1/72 F-4D Phantom-any out there?

Are there any kits of the F-4D in 1/72 that are either out or forthcoming?
I have ordered the Cutting Edge sheet for the D and would like to do a pair
of Ds. Hasegawa supposedly has done the D and Fujimi as well, are there any
out there? TIA.
Reply to
Matt Wiser
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As near as I can tell, none are currently in production. Both Fujimi and Hasegawa did kits in the past. They can still occasionally be found on eBay (but if they're available outside the US, you're going to have to outbid me for them :-) Monogram also did an F-4D, which is also still available via eBay, but this kit has raised panel lines, so if you're allergic to those this kit is not for you. As far as I can tell, all three kits will build into a nice model.
Rob
Reply to
Rob van Riel
I didn't realize Hasegawa had done 1/72nd F-4C/Ds. I did have a Fujimi kit and it was very nice. I also have a couple of Monogram kits and they are nice, too. They're somewhere in my storage unit in one of the multitudes of BIG boxes, or I'd find one for you. I think in 1/72nd scale the raised panel lines aren't that big a deal. A coat or two of paint "tones" them right down.
Don McIntyre Clarksville, TN
Reply to
Don McIntyre
Its not the panel lines, its the combination of raised panel lines and anything but perfect fit that will result in headaches. Just image the seam between the fuselage halves needing filling and sanding, in the presence of raised panel lines. Once you sand off some lines, there's no way to reconstruct them, and your best option may well be to sand them all off just to maintain a constant finish. Some brilliant people may be able to sand between the panel lines, leaving them intact, but my skills aren't up to that. Of course, sanding off the panel lines might be best in 1/72 scale in any case.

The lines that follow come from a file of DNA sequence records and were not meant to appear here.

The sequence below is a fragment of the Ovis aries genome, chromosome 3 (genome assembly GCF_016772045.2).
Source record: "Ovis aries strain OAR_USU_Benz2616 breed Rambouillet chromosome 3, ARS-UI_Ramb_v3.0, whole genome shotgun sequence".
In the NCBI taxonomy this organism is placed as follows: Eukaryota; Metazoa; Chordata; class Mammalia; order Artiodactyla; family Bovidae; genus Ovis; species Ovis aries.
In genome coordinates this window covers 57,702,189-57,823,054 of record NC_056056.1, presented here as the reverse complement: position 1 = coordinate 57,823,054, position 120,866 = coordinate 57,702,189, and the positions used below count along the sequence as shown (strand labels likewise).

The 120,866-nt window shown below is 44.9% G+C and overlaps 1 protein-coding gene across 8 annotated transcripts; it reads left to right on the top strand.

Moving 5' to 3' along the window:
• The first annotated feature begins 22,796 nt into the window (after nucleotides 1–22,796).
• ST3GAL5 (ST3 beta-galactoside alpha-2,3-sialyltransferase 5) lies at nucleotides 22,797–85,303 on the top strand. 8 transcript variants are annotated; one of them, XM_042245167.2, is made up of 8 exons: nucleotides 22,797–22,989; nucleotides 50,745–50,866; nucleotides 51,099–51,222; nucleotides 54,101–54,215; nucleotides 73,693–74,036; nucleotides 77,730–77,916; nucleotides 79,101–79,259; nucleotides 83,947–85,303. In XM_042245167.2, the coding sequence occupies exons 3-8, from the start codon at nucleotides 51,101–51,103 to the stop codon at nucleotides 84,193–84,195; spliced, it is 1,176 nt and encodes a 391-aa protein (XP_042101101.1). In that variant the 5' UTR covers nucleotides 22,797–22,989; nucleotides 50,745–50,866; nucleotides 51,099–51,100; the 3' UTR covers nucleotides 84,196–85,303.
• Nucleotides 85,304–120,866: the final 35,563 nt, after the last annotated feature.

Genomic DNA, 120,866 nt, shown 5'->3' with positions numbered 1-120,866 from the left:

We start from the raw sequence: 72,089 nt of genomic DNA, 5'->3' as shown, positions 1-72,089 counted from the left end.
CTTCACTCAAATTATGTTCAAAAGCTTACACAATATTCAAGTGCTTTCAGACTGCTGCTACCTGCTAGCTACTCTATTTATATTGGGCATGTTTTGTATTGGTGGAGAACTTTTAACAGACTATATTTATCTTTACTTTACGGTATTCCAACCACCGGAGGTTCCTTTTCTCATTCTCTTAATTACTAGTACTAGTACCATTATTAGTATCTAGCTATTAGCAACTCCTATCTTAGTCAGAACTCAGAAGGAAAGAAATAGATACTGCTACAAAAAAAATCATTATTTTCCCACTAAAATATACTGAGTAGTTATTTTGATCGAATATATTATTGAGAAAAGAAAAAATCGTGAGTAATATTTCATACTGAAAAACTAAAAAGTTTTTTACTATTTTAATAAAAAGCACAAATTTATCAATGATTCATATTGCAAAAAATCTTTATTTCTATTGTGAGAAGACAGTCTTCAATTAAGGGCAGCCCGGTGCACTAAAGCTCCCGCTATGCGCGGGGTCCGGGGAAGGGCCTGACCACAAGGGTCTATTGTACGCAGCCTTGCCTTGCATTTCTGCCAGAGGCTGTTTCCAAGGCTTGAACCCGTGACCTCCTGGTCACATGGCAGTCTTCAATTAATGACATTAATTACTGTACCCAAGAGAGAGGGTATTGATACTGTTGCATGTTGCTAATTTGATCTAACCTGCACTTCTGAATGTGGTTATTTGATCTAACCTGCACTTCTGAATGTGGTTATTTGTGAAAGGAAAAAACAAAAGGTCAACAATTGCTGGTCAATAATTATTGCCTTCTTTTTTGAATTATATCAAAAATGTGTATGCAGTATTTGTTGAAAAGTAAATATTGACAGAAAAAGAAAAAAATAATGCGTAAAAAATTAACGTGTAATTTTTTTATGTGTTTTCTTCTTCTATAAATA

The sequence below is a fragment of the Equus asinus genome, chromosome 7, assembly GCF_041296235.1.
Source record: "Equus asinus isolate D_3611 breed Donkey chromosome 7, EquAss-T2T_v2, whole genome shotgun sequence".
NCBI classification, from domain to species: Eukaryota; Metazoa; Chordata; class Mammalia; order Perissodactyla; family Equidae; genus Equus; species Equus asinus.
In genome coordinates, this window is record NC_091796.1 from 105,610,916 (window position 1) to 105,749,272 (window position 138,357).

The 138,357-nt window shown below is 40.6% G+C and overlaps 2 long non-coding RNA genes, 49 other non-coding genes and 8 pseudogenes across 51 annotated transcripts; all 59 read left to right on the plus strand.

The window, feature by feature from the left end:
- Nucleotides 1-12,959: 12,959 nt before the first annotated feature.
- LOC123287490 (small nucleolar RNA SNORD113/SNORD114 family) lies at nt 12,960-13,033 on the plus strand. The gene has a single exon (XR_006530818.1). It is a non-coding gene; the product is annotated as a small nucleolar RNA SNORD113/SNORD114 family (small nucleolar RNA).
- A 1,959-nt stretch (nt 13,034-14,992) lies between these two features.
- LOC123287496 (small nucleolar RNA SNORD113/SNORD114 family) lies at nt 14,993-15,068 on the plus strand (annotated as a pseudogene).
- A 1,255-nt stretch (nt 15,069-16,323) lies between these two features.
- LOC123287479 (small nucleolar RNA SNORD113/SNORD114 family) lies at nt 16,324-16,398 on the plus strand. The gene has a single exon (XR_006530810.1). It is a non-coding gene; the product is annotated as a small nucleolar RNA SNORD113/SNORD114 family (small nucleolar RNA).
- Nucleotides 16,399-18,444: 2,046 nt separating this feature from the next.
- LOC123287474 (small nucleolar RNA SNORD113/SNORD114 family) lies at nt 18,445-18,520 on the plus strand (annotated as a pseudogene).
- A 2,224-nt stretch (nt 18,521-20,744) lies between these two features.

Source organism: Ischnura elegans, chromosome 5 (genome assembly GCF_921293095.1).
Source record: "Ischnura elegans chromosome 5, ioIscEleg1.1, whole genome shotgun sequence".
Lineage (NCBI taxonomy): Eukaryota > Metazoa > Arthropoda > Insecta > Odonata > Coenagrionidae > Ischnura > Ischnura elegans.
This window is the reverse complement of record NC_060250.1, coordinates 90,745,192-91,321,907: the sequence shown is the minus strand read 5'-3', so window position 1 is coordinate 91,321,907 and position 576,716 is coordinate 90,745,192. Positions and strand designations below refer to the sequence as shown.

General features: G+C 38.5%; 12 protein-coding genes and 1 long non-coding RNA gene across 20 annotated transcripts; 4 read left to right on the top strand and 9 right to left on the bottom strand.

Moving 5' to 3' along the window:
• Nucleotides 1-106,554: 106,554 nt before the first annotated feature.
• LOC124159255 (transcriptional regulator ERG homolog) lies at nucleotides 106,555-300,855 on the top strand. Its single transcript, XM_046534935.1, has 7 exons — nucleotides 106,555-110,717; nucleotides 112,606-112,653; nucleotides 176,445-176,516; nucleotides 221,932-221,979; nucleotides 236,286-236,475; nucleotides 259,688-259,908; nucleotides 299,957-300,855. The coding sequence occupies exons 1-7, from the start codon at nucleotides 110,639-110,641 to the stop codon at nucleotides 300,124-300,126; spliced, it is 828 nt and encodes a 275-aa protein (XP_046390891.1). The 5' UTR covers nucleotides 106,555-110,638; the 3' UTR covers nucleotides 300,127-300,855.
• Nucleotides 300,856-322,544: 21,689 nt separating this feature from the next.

Rob
Reply to
Rob van Riel
There are a couple ways that work quite well. You need a NEW xacto blade to do it. Once all sanding is complete, cut a line where the panel line should be. Use a bit of pressure to get a nicely defined cut. This will open up a narrow V-shaped cut in the plastic. Once you paint, the paint will build up slightly in the V and stand proud of the surface. The line will be hard to tell from a regular raised panel line. Another way is to glue stretched sprue into the V. Liquid glue will instantly melt the sprue into a raised panel line.
The other option is to as you mentioned, sand off all the panel lines and then either use a sharp drafting pencil to draw in the lines you want, or use slight variations of the paint colour(s) to show the panels. The paint trick works best on solid colours; it might get a bit tricky if you're doing SEA cam : )
Reply to
Jeff C

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